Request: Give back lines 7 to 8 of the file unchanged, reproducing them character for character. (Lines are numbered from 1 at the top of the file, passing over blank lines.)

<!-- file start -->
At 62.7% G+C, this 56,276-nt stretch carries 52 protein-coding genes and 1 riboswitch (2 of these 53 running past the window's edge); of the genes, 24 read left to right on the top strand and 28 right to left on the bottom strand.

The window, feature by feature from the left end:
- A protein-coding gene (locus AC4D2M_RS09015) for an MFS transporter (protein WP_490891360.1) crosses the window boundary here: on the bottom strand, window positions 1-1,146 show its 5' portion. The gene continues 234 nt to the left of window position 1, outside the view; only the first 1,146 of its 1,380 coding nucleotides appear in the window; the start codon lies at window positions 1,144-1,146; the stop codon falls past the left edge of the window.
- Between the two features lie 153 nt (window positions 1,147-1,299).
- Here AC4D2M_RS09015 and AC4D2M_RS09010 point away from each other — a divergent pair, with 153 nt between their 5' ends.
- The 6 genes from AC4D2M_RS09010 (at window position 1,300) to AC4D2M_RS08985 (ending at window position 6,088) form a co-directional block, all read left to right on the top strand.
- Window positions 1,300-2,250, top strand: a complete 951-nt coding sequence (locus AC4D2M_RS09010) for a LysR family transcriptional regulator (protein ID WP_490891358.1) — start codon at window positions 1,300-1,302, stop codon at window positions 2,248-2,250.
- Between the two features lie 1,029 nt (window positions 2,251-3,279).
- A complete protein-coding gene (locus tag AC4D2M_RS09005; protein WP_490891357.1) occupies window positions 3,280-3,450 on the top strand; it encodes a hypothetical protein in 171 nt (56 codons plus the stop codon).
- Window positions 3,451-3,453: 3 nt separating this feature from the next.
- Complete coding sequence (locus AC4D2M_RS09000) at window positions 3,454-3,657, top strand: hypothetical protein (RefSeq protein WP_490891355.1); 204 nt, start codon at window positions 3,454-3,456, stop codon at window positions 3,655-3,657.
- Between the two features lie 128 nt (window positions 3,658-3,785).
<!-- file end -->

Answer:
- Window positions 1,300-2,250, top strand: a complete 951-nt coding sequence (locus AC4D2M_RS09010) for a LysR family transcriptional regulator (protein ID WP_490891358.1) — start codon at window positions 1,300-1,302, stop codon at window positions 2,248-2,250.
- Between the two features lie 1,029 nt (window positions 2,251-3,279).